Abstractly, the Flask network server ensures that every network IPC is authorized by the security policy. Of course, a network server cannot independently ensure that a network IPC is authorized by the policy of its node, since it does not have end-to-end control over data delivery to processes on peer nodes. Instead, a network server must extend some level of trust to its peer network servers to enforce its own security policy, in combination with their own security policies, over the peer processes. This requires a reconciliation of security policies, which would be handled by a separate negotiation server. The current negotiation server is limited to negotiating network security protocols and cryptographic mechanisms using the ISAKMP  protocol. The precise form of trust and the precise level of trust extended to peer network servers can vary widely and would be defined within the policy. Extending the concept of policy flexibility to a networked environment will require such support for complex trust relationships.
The principal controlled object type for the network server is the socket. For socket types that maintain message boundaries (e.g., datagram), the network server also binds a separate SID to each message sent or received on a socket. For other socket types, each message is implicitly associated with the SID of its sending socket. Since messages cross the boundary of control of the network server, and may even cross a policy domain boundary, the network server may need to apply cryptographic protections to messages in order to preserve the security requirements of the policy and must bind the security attributes of the message to the message. Our prototype network server uses the IPSEC  protocols for this purpose, with security associations established by the negotiation server. The negotiation server may not pass SIDs across the network, since they are only local identifiers; instead, the negotiation server must pass the actual security attributes to its peer, which can then establish its own SID for the corresponding security context. Although the negotiation server must handle security contexts, it does not interpret them, and thus remains policy-flexible. Attribute translation and interpretation must be performed by the corresponding security servers in accordance with the policy reconciliation.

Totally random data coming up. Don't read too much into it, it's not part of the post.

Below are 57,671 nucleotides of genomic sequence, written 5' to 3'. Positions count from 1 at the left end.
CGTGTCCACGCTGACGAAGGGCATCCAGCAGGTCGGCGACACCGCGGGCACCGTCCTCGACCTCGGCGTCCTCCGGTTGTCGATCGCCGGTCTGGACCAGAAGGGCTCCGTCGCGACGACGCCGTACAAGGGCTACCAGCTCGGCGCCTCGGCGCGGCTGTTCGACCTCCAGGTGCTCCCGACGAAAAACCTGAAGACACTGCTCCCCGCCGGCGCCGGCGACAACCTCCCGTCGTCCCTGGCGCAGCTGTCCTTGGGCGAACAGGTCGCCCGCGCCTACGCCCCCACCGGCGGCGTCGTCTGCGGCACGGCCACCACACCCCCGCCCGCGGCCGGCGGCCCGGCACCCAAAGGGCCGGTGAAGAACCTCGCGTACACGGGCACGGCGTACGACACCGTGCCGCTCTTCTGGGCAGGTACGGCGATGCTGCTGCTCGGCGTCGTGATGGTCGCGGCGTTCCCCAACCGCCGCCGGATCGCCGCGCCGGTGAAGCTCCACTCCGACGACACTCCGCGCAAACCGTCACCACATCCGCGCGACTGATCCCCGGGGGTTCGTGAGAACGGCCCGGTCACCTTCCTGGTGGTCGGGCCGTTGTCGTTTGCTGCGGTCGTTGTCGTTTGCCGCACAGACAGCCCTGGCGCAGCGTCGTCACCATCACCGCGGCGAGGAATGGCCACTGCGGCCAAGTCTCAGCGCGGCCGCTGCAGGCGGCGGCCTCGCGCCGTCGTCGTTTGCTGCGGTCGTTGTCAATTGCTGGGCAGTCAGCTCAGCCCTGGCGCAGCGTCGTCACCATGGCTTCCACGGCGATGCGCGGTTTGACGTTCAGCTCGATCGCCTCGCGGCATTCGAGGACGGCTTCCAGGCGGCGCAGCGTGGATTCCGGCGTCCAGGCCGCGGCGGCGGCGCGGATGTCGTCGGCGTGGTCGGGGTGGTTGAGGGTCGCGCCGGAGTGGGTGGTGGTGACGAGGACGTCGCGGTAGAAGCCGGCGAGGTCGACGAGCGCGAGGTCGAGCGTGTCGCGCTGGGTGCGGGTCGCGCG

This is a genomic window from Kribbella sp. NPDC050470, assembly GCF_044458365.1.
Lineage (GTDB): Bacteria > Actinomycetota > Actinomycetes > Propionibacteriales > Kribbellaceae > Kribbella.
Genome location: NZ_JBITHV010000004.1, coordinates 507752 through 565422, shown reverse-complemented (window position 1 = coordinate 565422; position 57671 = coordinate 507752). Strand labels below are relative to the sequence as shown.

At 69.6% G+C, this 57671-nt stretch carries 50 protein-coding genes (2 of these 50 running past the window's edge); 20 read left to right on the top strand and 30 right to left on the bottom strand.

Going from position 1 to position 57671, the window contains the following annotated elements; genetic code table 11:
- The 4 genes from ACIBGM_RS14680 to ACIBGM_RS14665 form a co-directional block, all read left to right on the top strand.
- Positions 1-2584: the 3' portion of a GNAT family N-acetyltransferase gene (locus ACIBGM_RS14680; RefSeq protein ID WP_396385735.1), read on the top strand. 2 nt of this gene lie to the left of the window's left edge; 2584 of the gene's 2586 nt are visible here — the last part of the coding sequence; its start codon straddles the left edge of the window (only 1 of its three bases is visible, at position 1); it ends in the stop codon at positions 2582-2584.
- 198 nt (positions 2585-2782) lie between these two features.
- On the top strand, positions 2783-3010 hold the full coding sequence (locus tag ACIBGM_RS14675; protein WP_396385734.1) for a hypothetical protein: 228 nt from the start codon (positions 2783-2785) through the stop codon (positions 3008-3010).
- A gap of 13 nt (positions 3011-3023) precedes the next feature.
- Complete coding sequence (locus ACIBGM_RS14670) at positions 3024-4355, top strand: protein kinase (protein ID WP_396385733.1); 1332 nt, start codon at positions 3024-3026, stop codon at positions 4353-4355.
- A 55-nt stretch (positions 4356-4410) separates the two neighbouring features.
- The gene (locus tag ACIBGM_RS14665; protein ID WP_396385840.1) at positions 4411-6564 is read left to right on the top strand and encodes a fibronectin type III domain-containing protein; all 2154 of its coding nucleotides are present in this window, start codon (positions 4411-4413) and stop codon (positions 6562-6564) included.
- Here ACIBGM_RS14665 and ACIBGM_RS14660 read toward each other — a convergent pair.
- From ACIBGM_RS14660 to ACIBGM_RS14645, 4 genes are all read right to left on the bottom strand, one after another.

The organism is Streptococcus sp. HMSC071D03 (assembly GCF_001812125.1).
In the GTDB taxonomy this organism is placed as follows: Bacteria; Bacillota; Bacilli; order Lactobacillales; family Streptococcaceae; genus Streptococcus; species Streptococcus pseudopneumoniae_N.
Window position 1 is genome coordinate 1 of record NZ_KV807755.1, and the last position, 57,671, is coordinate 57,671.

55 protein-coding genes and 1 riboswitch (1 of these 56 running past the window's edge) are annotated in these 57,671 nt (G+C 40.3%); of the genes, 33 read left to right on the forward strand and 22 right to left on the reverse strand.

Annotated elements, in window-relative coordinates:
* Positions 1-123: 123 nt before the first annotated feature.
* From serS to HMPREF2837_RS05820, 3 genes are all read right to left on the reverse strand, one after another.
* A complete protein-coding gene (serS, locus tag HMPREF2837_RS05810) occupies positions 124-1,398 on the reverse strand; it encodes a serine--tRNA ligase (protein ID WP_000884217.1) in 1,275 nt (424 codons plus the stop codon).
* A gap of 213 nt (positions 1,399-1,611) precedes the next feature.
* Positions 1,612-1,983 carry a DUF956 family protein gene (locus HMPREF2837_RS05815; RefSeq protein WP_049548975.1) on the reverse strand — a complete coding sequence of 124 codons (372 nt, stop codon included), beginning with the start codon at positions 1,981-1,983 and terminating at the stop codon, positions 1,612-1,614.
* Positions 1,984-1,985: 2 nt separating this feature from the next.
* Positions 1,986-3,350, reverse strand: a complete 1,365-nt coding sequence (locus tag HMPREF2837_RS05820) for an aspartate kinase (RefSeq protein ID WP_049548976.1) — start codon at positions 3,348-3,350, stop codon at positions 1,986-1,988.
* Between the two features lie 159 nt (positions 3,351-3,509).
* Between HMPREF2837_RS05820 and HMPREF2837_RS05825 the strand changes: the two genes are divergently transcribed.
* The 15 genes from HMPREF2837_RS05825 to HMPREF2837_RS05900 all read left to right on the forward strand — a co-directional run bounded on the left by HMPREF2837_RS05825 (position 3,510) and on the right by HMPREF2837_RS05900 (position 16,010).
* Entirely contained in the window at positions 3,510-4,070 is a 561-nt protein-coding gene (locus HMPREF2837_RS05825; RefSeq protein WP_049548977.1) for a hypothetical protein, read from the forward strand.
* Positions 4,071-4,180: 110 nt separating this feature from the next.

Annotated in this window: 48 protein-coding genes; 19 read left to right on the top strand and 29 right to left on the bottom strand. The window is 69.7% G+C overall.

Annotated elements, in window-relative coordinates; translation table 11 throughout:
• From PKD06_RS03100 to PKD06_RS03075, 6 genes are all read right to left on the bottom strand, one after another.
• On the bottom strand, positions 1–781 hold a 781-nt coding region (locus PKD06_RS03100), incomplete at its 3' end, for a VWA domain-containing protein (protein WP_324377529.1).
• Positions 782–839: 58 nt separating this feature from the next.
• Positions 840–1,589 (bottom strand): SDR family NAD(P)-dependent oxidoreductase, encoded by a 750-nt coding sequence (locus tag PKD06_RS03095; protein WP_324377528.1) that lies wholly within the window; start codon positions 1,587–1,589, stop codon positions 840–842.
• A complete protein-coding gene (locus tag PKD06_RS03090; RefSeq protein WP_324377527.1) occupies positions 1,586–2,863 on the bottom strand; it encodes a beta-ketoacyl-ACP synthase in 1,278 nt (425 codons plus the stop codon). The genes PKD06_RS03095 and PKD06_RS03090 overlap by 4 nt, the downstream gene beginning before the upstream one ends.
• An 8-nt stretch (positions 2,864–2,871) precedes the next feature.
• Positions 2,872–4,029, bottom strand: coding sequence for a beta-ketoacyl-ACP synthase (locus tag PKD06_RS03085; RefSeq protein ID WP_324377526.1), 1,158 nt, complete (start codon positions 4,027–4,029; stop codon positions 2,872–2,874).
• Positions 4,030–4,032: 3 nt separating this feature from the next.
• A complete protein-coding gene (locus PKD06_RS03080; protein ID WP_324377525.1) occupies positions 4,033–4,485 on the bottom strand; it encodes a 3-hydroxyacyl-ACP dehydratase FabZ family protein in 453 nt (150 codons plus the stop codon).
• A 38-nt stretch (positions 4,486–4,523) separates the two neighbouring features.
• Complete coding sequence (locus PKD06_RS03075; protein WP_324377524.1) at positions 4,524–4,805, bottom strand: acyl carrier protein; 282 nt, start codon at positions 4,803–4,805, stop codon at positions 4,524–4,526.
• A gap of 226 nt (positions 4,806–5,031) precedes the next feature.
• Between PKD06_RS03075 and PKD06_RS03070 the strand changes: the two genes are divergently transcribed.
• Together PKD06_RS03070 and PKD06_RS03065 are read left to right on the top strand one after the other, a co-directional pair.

The network server controls are layered to match the network protocol layering architecture. Hence, the abstract control over the high-level network IPC services consists of a collection of controls over the abstractions at each layer, as shown in Table 9. The layered controls provide the policy with the ability to precisely regulate network operations, using all the information relevant to security decisions, and they allow the policy to take advantage of specific characteristics of the different protocols (e.g., the client/server relationship in TCP). The network server provides another example of the problems with implementing security controls at the server's external interface. This is due to the need to control abstractions and interpose on operations which are not exported by the network server's external interface.
Since the TCP and UDP port spaces are fixed resources, the network server uses the Flask architecture's polyinstantiation support for security union port spaces (SUPs). SUPs are analogous to the SUDs discussed in Section A.1. The polyinstantiation support is used to determine the preferred member port space when a port number is associated with a socket and when an incoming packet has a destination port number which exists in multiple member port spaces. The SUP mechanism provides a unified view of all accessible port spaces within the polyinstantiated port space based on access decisions.
Many of the details of the Flask network server and other servers that support it are beyond the scope of this paper. A much more detailed description of an earlier version of the Flask network server can be found in .